I would like to add that even if you did your testing optimally, there is always the case of hitting "Bugs", that's why it's really recommended to have the latest patchset applied so that you can get a fix from Oracle.
    Imagine if you are running on 10.2.0.2 and all of a sudden you hit a bug that was not even discovered uptill 10.2.0.4, what would be easier then?
    1. To start testing applying 10.2.0.4 which could take some time if you are going to do some proper testing (with all the downtime involved) and then create a SR with Oracle to investigate the bug and create a fix.
    OR
    2. Create a SR with Oracle to investigate the bug and create a fix since you are already running the latest patchset.


    Regards,
    Hany.
    Anyone can hold the helm when the sea is calm.

  8. #8
    Join Date
    Feb 2010
    Posts
    6
    Quote Originally Posted by hany View Post
    I would like to add that even if you did your testing optimally, there is always the case of hitting "Bugs", that's why it's really recommended to have the latest patchset applied so that you can get a fix from Oracle.
    Imagine if you are running on 10.2.0.2 and all of a sudden you hit a bug that was not even discovered uptill 10.2.0.4, what would be easier then?
    1. To start testing applying 10.2.0.4 which could take some time if you are going to do some proper testing (with all the downtime involved) and then create a SR with Oracle to investigate the bug and create a fix.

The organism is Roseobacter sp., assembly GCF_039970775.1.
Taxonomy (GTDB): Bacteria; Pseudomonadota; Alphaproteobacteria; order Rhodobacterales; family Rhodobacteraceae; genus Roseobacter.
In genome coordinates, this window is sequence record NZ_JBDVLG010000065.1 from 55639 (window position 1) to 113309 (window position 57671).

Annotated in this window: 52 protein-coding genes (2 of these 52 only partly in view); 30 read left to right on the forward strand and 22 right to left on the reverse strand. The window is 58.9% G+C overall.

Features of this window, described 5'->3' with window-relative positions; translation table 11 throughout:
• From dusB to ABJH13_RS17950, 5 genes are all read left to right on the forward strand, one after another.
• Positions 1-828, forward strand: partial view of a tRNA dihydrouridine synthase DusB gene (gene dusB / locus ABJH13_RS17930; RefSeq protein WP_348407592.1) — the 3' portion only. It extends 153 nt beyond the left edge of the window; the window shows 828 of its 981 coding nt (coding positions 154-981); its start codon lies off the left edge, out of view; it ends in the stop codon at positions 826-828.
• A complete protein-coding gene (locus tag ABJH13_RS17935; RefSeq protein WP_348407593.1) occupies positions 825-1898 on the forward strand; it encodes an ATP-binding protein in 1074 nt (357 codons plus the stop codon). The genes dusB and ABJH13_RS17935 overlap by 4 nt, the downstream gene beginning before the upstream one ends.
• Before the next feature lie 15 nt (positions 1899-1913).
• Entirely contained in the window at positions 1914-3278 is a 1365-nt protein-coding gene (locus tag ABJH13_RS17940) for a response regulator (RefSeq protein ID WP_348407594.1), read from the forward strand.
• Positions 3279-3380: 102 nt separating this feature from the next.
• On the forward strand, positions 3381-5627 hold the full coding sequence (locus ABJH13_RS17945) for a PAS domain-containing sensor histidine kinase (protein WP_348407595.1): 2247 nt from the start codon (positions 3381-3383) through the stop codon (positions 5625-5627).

OR
    2. Create a SR with Oracle to investigate the bug and create a fix since you are already running the latest patchset.


    Regards,
    Hany.
    Hi Hany!
    Thank you very much for an excellent example of why patchset applying is preferable. A really good example indeed.

    Regards,
    dimicont

  9. #9
    Join Date
    Feb 2010
    Posts
    6
    Quote Originally Posted by PAVB View Post
    I'm really sorry in being the one breaking this news but... that's the definition of bad testing.
    yes, but anyone can miss or forget about something during testing - even Oracle Corporation (otherwise why should they produce such huge amount of patches and pathchsets after new release becomes available? )

  10. #10
    Join Date
    Mar 2007
    Location
    Ft. Lauderdale, FL
    Posts
    3,554
    Quote Originally Posted by dimicont View Post
    yes, but anyone can miss or forget about something during testing - even Oracle Corporation (otherwise why should they produce such huge amount of patches and pathchsets after new release becomes available? )
    Oh, I totally agree.

    Let me share two theories about bugs - these two were coined by a couple of old friends of mine.

    Theory #1 --Oracle sells bugs, rdbms software is just the packaging.

    Theory #2 --Oracle developers work hard to produce as many bugs as possible so to ensure job security.
    Pablo (Paul) Berzukov

    Author of Understanding Database Administration available at amazon and other bookstores.

    Disclaimer: Advice is provided to the best of my knowledge but no implicit or explicit warranties are provided. Since the advisor explicitly encourages testing any and all suggestions on a test non-production environment advisor should not held liable or responsible for any actions taken based on the given advice.

Posting Permissions

  • You may not post new threads
  • You may not post replies
  • You may not post attachments
  • You may not edit your posts
  •  


Click Here to Expand Forum to Full Width